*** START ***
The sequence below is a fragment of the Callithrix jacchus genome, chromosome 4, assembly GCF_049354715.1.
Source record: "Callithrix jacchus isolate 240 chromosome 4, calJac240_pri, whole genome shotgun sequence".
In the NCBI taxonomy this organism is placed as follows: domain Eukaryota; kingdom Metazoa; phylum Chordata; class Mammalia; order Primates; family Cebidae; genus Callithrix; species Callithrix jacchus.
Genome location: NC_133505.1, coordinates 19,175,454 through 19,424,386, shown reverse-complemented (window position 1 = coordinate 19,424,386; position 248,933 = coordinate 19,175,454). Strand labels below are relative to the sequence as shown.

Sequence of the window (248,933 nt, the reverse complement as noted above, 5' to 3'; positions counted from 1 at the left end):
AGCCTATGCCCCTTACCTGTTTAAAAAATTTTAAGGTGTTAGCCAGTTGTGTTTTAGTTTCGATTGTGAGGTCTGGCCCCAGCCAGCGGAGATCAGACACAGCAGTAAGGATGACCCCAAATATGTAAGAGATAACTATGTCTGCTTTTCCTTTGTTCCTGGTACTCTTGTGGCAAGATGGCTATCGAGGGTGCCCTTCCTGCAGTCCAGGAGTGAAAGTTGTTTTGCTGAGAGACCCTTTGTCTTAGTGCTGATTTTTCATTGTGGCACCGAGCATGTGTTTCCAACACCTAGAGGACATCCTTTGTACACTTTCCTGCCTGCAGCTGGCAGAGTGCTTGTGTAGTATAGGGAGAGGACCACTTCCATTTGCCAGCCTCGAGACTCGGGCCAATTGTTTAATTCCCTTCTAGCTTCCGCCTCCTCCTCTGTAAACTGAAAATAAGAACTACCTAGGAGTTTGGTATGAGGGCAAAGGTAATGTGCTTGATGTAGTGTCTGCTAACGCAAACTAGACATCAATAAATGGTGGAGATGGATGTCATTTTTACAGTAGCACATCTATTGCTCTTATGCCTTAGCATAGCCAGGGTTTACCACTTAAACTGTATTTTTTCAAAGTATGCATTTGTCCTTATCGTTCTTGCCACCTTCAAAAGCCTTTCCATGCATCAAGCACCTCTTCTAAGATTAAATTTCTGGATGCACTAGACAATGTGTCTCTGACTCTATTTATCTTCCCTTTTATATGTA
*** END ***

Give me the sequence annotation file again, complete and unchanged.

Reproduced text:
The sequence below is a fragment of the Callithrix jacchus genome, chromosome 4, assembly GCF_049354715.1.
Source record: "Callithrix jacchus isolate 240 chromosome 4, calJac240_pri, whole genome shotgun sequence".
In the NCBI taxonomy this organism is placed as follows: domain Eukaryota; kingdom Metazoa; phylum Chordata; class Mammalia; order Primates; family Cebidae; genus Callithrix; species Callithrix jacchus.
Genome location: NC_133505.1, coordinates 19,175,454 through 19,424,386, shown reverse-complemented (window position 1 = coordinate 19,424,386; position 248,933 = coordinate 19,175,454). Strand labels below are relative to the sequence as shown.

Sequence of the window (248,933 nt, the reverse complement as noted above, 5' to 3'; positions counted from 1 at the left end):
AGCCTATGCCCCTTACCTGTTTAAAAAATTTTAAGGTGTTAGCCAGTTGTGTTTTAGTTTCGATTGTGAGGTCTGGCCCCAGCCAGCGGAGATCAGACACAGCAGTAAGGATGACCCCAAATATGTAAGAGATAACTATGTCTGCTTTTCCTTTGTTCCTGGTACTCTTGTGGCAAGATGGCTATCGAGGGTGCCCTTCCTGCAGTCCAGGAGTGAAAGTTGTTTTGCTGAGAGACCCTTTGTCTTAGTGCTGATTTTTCATTGTGGCACCGAGCATGTGTTTCCAACACCTAGAGGACATCCTTTGTACACTTTCCTGCCTGCAGCTGGCAGAGTGCTTGTGTAGTATAGGGAGAGGACCACTTCCATTTGCCAGCCTCGAGACTCGGGCCAATTGTTTAATTCCCTTCTAGCTTCCGCCTCCTCCTCTGTAAACTGAAAATAAGAACTACCTAGGAGTTTGGTATGAGGGCAAAGGTAATGTGCTTGATGTAGTGTCTGCTAACGCAAACTAGACATCAATAAATGGTGGAGATGGATGTCATTTTTACAGTAGCACATCTATTGCTCTTATGCCTTAGCATAGCCAGGGTTTACCACTTAAACTGTATTTTTTCAAAGTATGCATTTGTCCTTATCGTTCTTGCCACCTTCAAAAGCCTTTCCATGCATCAAGCACCTCTTCTAAGATTAAATTTCTGGATGCACTAGACAATGTGTCTCTGACTCTATTTATCTTCCCTTTTATATGTA